Essential to reposition Ireland as a competitive location for business

"Repositioning Ireland as an internationally competitive location for doing business is essential to support sustainable economic growth and drive job creation" said National Competitiveness Council (NCC) chairman Dr Don Thornhill, today on the publication of the NCC's Annual Competitiveness Report.

The report, Ireland's Competitiveness Challenge 2010, focuses on the long term national competitiveness issues that need to be prioritised to develop a more competitive operating environment for businesses. "In times such as these it is vital that we identify those elements of our economy over which we have most control, and that we maximise competitive advantage where it exists" said Dr Thornhill.

"While the economy faces unprecedented economic challenges, Ireland continues to show significant competitiveness strengths - not least of which is our resilient export performance.  We need to build upon these strengths and develop a platform for future prosperity.  Having benefited from competitiveness gains as a result of cyclical factors, we must now ensure that action is taken to achieve more long lasting structural competitiveness gains.  Given the wide range of challenges facing policymakers at present, we believe that immediate and decisive action is more important than ever.  Economic recovery leading to improved living standards requires that we excel in key areas that determine international competitiveness" said Dr Thornhill.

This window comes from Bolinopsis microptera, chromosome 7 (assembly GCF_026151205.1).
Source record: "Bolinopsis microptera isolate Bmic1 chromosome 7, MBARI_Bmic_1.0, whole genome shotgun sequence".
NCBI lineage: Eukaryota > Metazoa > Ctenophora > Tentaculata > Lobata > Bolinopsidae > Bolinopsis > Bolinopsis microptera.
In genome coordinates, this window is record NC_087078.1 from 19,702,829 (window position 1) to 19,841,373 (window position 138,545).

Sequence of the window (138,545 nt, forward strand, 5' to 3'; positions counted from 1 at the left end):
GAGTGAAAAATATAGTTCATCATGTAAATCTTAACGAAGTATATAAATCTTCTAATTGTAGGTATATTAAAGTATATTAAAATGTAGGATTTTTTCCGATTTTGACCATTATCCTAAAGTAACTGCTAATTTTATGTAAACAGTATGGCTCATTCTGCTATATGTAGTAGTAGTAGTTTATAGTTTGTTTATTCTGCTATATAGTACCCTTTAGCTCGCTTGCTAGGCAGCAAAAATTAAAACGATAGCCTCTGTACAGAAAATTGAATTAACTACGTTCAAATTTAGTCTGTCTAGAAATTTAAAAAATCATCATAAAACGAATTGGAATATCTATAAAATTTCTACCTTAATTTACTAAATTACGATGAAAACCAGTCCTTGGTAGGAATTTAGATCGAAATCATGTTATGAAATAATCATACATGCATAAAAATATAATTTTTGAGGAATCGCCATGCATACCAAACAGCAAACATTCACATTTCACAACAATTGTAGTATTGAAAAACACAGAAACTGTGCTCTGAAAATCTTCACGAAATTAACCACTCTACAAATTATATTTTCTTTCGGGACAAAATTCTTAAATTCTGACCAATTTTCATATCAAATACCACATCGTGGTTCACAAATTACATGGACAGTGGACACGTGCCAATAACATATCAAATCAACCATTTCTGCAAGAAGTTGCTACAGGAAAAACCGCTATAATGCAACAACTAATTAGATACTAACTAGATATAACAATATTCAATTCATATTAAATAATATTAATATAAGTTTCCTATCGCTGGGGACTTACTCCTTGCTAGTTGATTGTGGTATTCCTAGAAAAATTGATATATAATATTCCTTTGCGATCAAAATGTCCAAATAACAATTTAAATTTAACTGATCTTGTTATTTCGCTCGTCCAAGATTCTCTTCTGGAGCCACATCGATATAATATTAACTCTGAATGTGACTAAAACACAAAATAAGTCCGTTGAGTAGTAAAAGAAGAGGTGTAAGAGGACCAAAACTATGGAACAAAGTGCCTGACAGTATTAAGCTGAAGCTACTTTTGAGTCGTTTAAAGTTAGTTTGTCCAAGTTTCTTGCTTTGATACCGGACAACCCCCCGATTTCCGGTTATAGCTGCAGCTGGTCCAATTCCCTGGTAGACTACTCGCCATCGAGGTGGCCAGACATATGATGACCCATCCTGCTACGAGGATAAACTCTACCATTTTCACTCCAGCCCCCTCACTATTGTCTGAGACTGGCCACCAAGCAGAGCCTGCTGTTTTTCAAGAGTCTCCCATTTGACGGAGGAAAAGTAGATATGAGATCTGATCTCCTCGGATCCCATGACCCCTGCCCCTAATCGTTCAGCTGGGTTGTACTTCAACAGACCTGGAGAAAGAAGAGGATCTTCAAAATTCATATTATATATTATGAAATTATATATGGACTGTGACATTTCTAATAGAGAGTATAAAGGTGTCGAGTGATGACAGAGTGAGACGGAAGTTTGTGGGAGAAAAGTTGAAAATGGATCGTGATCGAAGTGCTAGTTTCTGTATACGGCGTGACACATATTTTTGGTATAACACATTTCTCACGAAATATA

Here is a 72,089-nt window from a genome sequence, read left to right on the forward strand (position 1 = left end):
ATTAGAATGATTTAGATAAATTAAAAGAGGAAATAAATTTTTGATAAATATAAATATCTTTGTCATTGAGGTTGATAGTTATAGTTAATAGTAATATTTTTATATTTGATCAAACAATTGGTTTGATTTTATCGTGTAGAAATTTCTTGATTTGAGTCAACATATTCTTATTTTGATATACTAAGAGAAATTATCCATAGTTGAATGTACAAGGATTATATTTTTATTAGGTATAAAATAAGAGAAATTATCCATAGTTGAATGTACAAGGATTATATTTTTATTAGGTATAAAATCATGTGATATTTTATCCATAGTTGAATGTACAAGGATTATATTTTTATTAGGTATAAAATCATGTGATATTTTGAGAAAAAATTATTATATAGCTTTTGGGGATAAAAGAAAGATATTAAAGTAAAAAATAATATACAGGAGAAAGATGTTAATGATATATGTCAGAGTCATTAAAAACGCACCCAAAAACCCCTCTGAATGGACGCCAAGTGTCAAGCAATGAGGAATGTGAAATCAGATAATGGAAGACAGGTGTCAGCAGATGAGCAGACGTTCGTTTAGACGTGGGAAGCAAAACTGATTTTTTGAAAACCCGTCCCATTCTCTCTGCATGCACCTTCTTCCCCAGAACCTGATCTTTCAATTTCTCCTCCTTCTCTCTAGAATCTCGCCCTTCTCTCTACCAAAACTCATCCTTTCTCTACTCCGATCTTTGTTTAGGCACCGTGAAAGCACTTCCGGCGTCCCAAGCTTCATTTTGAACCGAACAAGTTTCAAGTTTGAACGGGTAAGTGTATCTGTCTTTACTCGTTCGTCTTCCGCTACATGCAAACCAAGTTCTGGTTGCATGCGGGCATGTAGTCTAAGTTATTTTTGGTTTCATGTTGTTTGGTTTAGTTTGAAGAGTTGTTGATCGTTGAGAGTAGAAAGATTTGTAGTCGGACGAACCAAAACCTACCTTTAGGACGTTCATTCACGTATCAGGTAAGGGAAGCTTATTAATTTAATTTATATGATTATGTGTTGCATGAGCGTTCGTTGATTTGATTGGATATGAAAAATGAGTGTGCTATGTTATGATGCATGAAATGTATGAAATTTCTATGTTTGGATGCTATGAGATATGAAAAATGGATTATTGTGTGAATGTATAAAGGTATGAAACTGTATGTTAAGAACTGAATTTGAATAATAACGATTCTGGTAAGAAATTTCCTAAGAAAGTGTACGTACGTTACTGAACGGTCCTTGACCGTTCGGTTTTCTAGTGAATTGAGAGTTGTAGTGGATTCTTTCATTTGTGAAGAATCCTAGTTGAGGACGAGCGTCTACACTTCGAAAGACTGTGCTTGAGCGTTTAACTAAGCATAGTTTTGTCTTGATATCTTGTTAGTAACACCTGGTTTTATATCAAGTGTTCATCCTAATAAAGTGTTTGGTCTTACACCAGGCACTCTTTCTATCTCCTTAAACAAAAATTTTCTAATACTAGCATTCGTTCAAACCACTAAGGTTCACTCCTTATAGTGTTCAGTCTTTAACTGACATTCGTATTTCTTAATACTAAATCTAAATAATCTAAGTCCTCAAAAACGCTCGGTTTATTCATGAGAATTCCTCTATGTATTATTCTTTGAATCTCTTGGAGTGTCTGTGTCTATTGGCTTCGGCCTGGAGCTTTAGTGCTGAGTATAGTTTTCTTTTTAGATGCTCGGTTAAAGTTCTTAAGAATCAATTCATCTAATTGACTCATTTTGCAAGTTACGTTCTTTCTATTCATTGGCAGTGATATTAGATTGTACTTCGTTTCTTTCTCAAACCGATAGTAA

Commenting on the publication, Martin Shanahan, chief executive of Forfás, noted that "the recently published National Recovery Plan begins to address the competitiveness and enterprise issues raised by the NCC and Forfás.  In order to achieve economic growth and employment creation, it is vital that policies designed to support enterprise continue to be prioritised and implemented". 

Given the wide range of issues that need to be tackled to support sustainable long term growth, the NCC has highlighted the main recommendations that it believes need priority attention and action.